Home > Uncategorized > NYTimes Andrew Sorkin Article Flatters IBM’s Political Engagement and Calls for Ban On Direct Donations to Politicians… but PILOTs Have HUGE Impact on State Local Politics… and Schools

NYTimes Andrew Sorkin Article Flatters IBM’s Political Engagement and Calls for Ban On Direct Donations to Politicians… but PILOTs Have HUGE Impact on State Local Politics… and Schools

As the title of Andrew Sorkin’s NYTimes Deal Book article, “IBM Doesn’t Donate to Politicians. Other Firms Should Take Note“, implies, IBM is presented as an exemplar when it comes to making direct political donations. I know from experience that IBM uses its considerable clout to exact PILOT (Payment In Lieu Of Tax) agreements from local communities and States, agreements that lower their taxes and shift the burden onto local homeowners. When IBM wants to locate a manufacturing plant in a community, it will set off a race-to-the-bottom bidding war between communities and States to get the sweetest deal possible on taxes. When one of the competitors in the bidding war is a community that IBM might abandon, it has the effect of creating a double whammy: if the community and the State do not pony up a sweetheart deal IBM will leave and take its jobs with it. 

IBM is far from the only corporation that does this… and as a school superintendent I found the whole process of “economic development” that accompanies the bidding for businesses repellant. In these bidding wars the business can’t lose. Businesses are, after all, trying to maximize its profits and, like every homeowner, trying to minimize paying taxes. If they don’t have to pay the going rate for State of local taxes they increase their bottom line. Many in the community accept PILOTs as the price one needs to pay to “attract and retain” good businesses and, as we witnessed in the Trump era, when a businessman/candidate avoids paying taxes they do not pay a price at the polls. The public expects businesses to gouge local and state governments. But in these bidding wars school districts, State and local governments, and— I would contend– local taxpayers lose. If the businesses strike their optimal bargain their infrastructure costs will be paid by the town and should they close down their business or fail to bring in the jobs they promised they pay no price. In the meantime, instead of tax funds being used to build or upgrade schools or roads, the funds are used to underwrite the costs of a gleaming office park or— worse— a massive warehouse that uses robot technology. In the meantime, in the “losing” community tax revenues are diminished and in the “winning” community costs are increased. In both cases, towns and school districts face the choice of cuts to service or tax increases to local homeowners: a lose-lose proposition.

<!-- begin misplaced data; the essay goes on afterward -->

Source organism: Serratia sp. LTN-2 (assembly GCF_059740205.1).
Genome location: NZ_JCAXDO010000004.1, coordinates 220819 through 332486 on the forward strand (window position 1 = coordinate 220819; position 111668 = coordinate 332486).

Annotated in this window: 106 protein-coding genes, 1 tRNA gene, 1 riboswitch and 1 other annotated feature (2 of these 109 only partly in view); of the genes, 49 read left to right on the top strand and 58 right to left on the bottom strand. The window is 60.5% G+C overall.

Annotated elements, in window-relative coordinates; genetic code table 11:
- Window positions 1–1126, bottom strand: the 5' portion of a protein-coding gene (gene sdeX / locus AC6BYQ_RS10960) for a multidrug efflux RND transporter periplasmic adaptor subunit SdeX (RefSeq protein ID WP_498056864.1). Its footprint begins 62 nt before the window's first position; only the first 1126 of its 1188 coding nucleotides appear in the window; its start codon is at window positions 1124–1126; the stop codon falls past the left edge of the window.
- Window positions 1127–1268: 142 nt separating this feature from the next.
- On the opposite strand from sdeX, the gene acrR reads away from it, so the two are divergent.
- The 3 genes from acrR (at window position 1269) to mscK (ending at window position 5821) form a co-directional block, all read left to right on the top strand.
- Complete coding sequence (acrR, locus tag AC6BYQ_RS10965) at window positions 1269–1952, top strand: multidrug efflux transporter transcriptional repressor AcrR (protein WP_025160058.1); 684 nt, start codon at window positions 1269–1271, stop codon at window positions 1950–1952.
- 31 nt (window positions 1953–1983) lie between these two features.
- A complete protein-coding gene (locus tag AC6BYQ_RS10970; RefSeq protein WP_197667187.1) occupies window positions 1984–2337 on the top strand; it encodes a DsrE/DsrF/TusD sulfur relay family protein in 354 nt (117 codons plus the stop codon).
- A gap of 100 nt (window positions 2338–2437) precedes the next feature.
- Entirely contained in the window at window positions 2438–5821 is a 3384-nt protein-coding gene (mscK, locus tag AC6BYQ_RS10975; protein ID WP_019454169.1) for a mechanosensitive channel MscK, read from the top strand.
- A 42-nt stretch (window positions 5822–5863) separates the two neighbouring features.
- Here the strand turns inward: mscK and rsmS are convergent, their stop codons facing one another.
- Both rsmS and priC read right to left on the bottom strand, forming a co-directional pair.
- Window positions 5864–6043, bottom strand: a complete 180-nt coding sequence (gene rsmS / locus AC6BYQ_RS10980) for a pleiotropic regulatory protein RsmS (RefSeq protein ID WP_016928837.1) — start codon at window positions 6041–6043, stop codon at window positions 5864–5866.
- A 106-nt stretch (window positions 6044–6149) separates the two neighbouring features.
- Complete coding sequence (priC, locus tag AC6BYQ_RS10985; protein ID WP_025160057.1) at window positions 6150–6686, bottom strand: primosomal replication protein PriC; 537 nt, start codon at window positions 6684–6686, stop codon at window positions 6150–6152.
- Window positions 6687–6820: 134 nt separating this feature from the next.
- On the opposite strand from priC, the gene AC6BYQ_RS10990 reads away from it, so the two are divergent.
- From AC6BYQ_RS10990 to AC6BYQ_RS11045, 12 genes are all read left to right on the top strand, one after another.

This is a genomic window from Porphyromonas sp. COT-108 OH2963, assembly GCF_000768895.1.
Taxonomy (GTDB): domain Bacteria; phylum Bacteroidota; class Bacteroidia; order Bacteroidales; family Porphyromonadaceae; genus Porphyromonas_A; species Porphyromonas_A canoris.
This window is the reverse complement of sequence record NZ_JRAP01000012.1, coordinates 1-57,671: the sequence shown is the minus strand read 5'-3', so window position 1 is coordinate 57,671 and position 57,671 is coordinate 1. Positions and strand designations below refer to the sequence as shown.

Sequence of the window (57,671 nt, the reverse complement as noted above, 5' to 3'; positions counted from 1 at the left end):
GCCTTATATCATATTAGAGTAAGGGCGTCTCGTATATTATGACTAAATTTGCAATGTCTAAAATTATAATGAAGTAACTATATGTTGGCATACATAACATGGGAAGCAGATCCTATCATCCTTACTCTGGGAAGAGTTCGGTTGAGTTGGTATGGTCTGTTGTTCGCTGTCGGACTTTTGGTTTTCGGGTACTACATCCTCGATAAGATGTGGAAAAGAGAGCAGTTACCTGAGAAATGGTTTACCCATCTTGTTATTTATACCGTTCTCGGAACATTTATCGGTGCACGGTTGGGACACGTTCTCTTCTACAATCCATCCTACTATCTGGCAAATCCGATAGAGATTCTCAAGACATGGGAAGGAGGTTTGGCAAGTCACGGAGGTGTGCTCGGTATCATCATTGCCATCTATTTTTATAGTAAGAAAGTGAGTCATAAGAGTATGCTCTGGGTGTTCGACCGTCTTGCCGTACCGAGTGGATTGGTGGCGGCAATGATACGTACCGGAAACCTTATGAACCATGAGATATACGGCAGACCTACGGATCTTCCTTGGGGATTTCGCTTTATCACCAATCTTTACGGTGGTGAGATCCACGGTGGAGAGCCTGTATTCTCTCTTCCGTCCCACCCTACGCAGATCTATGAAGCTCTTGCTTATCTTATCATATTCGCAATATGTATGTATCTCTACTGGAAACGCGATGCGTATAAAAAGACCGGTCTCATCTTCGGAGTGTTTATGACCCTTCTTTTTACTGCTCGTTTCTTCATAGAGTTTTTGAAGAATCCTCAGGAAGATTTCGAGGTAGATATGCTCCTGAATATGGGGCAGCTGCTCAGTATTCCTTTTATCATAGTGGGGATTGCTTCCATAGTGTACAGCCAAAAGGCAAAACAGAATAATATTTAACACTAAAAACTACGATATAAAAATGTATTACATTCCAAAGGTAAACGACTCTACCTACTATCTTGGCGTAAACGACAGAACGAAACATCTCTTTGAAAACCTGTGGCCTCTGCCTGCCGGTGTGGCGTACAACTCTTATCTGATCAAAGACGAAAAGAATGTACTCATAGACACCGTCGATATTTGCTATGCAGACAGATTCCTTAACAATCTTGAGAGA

Sorkin’s call for decreased spending on political campaigns is welcome and would be a “win” for democracy.. But for schools and towns, getting out of the PILOT business would be even better. . 

 

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